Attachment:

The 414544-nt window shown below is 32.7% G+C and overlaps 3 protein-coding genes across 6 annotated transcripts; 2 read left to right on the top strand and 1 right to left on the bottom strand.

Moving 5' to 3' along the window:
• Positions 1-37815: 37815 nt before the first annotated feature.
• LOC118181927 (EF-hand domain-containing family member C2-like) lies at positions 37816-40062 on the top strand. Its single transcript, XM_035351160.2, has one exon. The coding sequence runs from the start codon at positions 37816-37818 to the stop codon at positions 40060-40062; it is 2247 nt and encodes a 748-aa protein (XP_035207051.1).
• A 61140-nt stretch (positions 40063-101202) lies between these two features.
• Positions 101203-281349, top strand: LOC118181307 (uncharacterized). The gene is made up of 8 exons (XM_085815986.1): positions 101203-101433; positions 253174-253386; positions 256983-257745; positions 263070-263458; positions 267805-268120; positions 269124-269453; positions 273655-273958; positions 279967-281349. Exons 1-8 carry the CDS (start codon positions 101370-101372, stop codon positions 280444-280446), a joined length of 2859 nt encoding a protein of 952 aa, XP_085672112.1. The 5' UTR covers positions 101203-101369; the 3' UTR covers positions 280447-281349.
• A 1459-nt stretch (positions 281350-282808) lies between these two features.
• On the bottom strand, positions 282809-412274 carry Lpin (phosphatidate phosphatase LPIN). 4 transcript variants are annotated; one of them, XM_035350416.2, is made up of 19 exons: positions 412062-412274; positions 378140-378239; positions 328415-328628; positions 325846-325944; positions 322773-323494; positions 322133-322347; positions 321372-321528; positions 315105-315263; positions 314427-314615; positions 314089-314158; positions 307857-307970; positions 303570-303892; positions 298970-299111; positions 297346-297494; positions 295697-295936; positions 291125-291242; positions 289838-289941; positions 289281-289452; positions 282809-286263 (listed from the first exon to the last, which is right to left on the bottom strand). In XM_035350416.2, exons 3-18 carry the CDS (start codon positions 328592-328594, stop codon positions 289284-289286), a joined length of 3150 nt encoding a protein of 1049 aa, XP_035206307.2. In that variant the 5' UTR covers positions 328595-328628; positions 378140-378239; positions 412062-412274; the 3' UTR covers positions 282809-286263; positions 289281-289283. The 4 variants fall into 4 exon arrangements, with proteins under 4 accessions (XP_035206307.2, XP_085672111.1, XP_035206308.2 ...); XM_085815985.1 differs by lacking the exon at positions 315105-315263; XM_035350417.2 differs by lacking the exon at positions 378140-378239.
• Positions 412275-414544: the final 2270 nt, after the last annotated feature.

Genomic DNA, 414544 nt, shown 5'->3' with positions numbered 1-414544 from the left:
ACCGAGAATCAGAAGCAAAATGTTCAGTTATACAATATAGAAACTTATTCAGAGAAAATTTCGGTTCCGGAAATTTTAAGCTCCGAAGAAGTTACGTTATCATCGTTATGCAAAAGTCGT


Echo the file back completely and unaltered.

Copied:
The 414544-nt window shown below is 32.7% G+C and overlaps 3 protein-coding genes across 6 annotated transcripts; 2 read left to right on the top strand and 1 right to left on the bottom strand.

Moving 5' to 3' along the window:
• Positions 1-37815: 37815 nt before the first annotated feature.
• LOC118181927 (EF-hand domain-containing family member C2-like) lies at positions 37816-40062 on the top strand. Its single transcript, XM_035351160.2, has one exon. The coding sequence runs from the start codon at positions 37816-37818 to the stop codon at positions 40060-40062; it is 2247 nt and encodes a 748-aa protein (XP_035207051.1).
• A 61140-nt stretch (positions 40063-101202) lies between these two features.
• Positions 101203-281349, top strand: LOC118181307 (uncharacterized). The gene is made up of 8 exons (XM_085815986.1): positions 101203-101433; positions 253174-253386; positions 256983-257745; positions 263070-263458; positions 267805-268120; positions 269124-269453; positions 273655-273958; positions 279967-281349. Exons 1-8 carry the CDS (start codon positions 101370-101372, stop codon positions 280444-280446), a joined length of 2859 nt encoding a protein of 952 aa, XP_085672112.1. The 5' UTR covers positions 101203-101369; the 3' UTR covers positions 280447-281349.
• A 1459-nt stretch (positions 281350-282808) lies between these two features.
• On the bottom strand, positions 282809-412274 carry Lpin (phosphatidate phosphatase LPIN). 4 transcript variants are annotated; one of them, XM_035350416.2, is made up of 19 exons: positions 412062-412274; positions 378140-378239; positions 328415-328628; positions 325846-325944; positions 322773-323494; positions 322133-322347; positions 321372-321528; positions 315105-315263; positions 314427-314615; positions 314089-314158; positions 307857-307970; positions 303570-303892; positions 298970-299111; positions 297346-297494; positions 295697-295936; positions 291125-291242; positions 289838-289941; positions 289281-289452; positions 282809-286263 (listed from the first exon to the last, which is right to left on the bottom strand). In XM_035350416.2, exons 3-18 carry the CDS (start codon positions 328592-328594, stop codon positions 289284-289286), a joined length of 3150 nt encoding a protein of 1049 aa, XP_035206307.2. In that variant the 5' UTR covers positions 328595-328628; positions 378140-378239; positions 412062-412274; the 3' UTR covers positions 282809-286263; positions 289281-289283. The 4 variants fall into 4 exon arrangements, with proteins under 4 accessions (XP_035206307.2, XP_085672111.1, XP_035206308.2 ...); XM_085815985.1 differs by lacking the exon at positions 315105-315263; XM_035350417.2 differs by lacking the exon at positions 378140-378239.
• Positions 412275-414544: the final 2270 nt, after the last annotated feature.

Genomic DNA, 414544 nt, shown 5'->3' with positions numbered 1-414544 from the left:
ACCGAGAATCAGAAGCAAAATGTTCAGTTATACAATATAGAAACTTATTCAGAGAAAATTTCGGTTCCGGAAATTTTAAGCTCCGAAGAAGTTACGTTATCATCGTTATGCAAAAGTCGT